Arkansas is inches away from locking millions of young people out of social media

Little Rock, AR – In the name of “online youth safety,” the Arkansas State Legislature this week passed the most draconian age-verification bill for online platforms in the nation, which would require all users under 18 who want to use specific social media platforms to provide exhaustive proof of their age and to seek parental consent.

If signed by Gov. Sanders, SB396 would create a labyrinth of weaponized policies that prevent teens from engaging with friends and family online, would burden future social media upstarts, and would lead to worse precedents that put free speech on the Internet at risk, as well as leading to significant hacker exploits.

Yaël Ossowski, deputy director of the consumer advocacy group Consumer Choice Center, responds:

“Not only does this bill make it more difficult for young people to begin to use the Internet and all the benefits it provides, but it also enshrines into law the idea that governments should pick which social media networks young people can or cannot use rather than parents.

“This bill is paternalistic, sets a terrible precedent for online speech and access, and amounts to nothing more than heavy-handed government control of who is allowed online and when.

“If Gov. Sanders signs this bill, she is aligning with the notion that government should be the final arbiter of whether young people access the Internet at all, and that parents should have diminished say in their kids’ digital lives. That is fundamentally wrong,” said Ossowski.

“The legislation has an exhaustive list of services exempted from these rules — from YouTube to Twitch, Truth Social, and others — demonstrating that instead of trying to “protect kids” writ large, this is nothing more than legislative retribution against certain social media companies, and has more to do with politics than positive discussion on online safety.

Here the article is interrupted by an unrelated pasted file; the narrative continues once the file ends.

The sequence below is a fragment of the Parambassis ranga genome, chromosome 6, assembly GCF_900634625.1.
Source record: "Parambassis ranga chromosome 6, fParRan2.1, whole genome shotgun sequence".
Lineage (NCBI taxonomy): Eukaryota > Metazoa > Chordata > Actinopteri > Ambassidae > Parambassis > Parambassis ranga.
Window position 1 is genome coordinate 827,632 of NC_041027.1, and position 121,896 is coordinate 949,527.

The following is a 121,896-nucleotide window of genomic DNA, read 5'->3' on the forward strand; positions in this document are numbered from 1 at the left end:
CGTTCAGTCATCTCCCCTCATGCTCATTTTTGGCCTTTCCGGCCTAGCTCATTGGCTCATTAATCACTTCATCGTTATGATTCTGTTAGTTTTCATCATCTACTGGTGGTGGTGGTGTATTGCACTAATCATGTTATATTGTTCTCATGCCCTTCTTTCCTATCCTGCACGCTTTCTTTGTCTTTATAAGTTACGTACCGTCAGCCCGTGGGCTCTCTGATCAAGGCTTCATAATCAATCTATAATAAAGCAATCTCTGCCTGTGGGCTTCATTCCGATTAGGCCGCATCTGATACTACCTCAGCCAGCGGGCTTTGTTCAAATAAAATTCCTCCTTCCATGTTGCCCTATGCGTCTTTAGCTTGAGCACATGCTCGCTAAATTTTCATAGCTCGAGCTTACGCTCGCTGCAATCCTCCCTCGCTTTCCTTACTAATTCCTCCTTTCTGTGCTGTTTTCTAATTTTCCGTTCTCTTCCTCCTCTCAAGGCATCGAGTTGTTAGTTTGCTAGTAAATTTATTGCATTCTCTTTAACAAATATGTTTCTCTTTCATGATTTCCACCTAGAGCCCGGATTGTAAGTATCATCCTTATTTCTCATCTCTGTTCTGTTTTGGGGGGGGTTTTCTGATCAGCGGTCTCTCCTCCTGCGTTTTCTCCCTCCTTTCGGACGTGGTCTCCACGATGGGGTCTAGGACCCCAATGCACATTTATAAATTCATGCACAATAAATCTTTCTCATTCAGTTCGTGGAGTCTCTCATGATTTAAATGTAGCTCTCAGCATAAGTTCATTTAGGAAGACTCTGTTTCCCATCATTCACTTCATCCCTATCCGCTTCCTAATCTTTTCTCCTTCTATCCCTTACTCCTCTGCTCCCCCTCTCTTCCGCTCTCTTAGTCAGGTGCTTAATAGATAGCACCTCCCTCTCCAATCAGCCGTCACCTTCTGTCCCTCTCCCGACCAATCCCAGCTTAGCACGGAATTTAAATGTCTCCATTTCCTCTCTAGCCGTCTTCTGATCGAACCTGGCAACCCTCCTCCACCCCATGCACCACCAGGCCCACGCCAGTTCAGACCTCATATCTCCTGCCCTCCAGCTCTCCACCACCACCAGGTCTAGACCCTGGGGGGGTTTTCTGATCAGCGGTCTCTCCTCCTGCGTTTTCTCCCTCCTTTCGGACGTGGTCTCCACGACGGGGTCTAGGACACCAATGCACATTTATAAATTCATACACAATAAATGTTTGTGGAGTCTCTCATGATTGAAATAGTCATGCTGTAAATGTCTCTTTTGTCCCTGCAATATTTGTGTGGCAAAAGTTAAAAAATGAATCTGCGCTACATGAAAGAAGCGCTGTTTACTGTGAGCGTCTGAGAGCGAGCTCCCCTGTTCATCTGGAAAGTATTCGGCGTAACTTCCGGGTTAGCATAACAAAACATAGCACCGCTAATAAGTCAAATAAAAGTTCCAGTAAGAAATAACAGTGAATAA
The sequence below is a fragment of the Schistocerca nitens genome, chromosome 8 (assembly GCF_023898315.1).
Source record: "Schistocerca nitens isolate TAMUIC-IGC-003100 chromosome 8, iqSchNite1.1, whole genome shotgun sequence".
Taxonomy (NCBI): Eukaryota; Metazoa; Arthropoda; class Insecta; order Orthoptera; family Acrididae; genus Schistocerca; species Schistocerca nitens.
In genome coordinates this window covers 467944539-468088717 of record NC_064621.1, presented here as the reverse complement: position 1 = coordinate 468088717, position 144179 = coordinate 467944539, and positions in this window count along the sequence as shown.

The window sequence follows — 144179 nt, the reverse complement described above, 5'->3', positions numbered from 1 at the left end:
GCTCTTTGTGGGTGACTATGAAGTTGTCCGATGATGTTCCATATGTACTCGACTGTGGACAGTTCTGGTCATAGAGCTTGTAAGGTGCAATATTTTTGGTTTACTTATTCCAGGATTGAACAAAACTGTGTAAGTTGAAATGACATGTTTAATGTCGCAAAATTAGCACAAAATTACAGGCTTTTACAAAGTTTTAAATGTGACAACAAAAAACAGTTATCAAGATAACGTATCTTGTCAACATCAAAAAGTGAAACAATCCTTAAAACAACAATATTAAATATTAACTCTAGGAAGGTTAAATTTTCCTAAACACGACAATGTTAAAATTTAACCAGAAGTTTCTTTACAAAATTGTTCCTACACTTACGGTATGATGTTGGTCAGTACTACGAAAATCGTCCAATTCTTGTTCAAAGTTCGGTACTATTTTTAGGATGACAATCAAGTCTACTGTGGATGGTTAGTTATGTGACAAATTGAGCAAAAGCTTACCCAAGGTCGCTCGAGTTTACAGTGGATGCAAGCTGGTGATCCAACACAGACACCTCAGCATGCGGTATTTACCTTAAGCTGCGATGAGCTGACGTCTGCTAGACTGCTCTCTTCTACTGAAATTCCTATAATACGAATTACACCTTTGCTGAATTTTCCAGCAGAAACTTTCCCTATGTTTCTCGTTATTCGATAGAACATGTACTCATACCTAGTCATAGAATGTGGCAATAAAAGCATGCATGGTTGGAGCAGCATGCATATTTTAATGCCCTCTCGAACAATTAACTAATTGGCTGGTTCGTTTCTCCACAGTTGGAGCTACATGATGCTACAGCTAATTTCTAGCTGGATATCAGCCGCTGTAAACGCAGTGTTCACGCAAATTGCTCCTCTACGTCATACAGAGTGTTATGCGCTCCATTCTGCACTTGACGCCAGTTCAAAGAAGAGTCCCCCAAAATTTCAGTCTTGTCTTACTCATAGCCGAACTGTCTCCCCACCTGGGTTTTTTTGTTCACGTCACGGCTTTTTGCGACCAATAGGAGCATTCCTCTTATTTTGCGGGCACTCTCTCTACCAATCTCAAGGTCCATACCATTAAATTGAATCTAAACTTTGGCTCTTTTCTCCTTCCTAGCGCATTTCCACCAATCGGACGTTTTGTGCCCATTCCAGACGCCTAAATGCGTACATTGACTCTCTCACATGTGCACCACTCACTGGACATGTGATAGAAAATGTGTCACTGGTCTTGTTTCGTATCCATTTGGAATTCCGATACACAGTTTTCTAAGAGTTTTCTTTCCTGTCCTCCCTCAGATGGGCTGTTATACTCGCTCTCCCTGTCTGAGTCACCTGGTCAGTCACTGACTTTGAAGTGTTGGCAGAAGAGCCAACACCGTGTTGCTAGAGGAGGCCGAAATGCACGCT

“What’s more, by requiring social media websites to collect sensitive photos, IDs, and documentation of Arkansas minors, they are mandating enormous privacy risks that will be a cyberhacker’s dream.

“We as a society should trust that parents have the ultimate right to decide whether or not their children access certain websites or services, not government officials sitting in the state capital,” said Ossowski.


The Consumer Choice Center is an independent, non-partisan consumer advocacy group championing the benefits of freedom of choice, innovation, and abundance in everyday life.

We champion smart policies that are fit for growth, promote lifestyle choice, and embrace tech innovation for tens of thousands of our members and society-at-large, using research and educational outreach to policymakers and the broader public. Learn more at consumerchoicecenter.org.



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